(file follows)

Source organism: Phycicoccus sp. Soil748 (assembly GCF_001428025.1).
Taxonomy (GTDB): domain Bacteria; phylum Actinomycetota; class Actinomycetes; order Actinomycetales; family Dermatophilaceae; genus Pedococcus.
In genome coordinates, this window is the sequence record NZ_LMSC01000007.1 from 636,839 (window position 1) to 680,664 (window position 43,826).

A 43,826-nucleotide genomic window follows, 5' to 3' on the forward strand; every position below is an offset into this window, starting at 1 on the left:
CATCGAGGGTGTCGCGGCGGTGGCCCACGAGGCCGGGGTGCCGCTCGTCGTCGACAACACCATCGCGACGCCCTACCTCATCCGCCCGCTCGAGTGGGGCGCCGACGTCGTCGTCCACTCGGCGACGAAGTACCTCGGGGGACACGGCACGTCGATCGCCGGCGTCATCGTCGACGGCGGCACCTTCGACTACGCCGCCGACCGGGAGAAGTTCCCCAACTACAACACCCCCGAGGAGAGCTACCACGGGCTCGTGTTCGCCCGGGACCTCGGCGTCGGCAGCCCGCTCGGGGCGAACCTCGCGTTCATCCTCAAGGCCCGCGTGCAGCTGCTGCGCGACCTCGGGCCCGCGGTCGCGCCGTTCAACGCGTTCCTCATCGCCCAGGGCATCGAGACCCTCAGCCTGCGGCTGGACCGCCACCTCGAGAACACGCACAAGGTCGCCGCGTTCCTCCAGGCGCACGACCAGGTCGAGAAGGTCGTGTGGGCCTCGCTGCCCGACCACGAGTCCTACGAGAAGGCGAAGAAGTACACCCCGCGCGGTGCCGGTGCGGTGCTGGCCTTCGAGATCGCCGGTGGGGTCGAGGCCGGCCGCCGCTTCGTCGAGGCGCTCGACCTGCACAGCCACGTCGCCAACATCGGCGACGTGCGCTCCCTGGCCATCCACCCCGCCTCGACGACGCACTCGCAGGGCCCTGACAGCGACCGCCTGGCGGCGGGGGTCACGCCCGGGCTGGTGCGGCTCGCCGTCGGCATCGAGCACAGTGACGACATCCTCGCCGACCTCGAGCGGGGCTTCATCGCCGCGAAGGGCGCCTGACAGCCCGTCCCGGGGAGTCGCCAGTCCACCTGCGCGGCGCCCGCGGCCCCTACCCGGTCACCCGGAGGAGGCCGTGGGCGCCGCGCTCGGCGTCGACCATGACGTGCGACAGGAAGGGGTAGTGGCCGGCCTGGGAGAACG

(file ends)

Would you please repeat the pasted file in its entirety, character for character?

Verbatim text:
Source organism: Phycicoccus sp. Soil748 (assembly GCF_001428025.1).
Taxonomy (GTDB): domain Bacteria; phylum Actinomycetota; class Actinomycetes; order Actinomycetales; family Dermatophilaceae; genus Pedococcus.
In genome coordinates, this window is the sequence record NZ_LMSC01000007.1 from 636,839 (window position 1) to 680,664 (window position 43,826).

A 43,826-nucleotide genomic window follows, 5' to 3' on the forward strand; every position below is an offset into this window, starting at 1 on the left:
CATCGAGGGTGTCGCGGCGGTGGCCCACGAGGCCGGGGTGCCGCTCGTCGTCGACAACACCATCGCGACGCCCTACCTCATCCGCCCGCTCGAGTGGGGCGCCGACGTCGTCGTCCACTCGGCGACGAAGTACCTCGGGGGACACGGCACGTCGATCGCCGGCGTCATCGTCGACGGCGGCACCTTCGACTACGCCGCCGACCGGGAGAAGTTCCCCAACTACAACACCCCCGAGGAGAGCTACCACGGGCTCGTGTTCGCCCGGGACCTCGGCGTCGGCAGCCCGCTCGGGGCGAACCTCGCGTTCATCCTCAAGGCCCGCGTGCAGCTGCTGCGCGACCTCGGGCCCGCGGTCGCGCCGTTCAACGCGTTCCTCATCGCCCAGGGCATCGAGACCCTCAGCCTGCGGCTGGACCGCCACCTCGAGAACACGCACAAGGTCGCCGCGTTCCTCCAGGCGCACGACCAGGTCGAGAAGGTCGTGTGGGCCTCGCTGCCCGACCACGAGTCCTACGAGAAGGCGAAGAAGTACACCCCGCGCGGTGCCGGTGCGGTGCTGGCCTTCGAGATCGCCGGTGGGGTCGAGGCCGGCCGCCGCTTCGTCGAGGCGCTCGACCTGCACAGCCACGTCGCCAACATCGGCGACGTGCGCTCCCTGGCCATCCACCCCGCCTCGACGACGCACTCGCAGGGCCCTGACAGCGACCGCCTGGCGGCGGGGGTCACGCCCGGGCTGGTGCGGCTCGCCGTCGGCATCGAGCACAGTGACGACATCCTCGCCGACCTCGAGCGGGGCTTCATCGCCGCGAAGGGCGCCTGACAGCCCGTCCCGGGGAGTCGCCAGTCCACCTGCGCGGCGCCCGCGGCCCCTACCCGGTCACCCGGAGGAGGCCGTGGGCGCCGCGCTCGGCGTCGACCATGACGTGCGACAGGAAGGGGTAGTGGCCGGCCTGGGAGAACG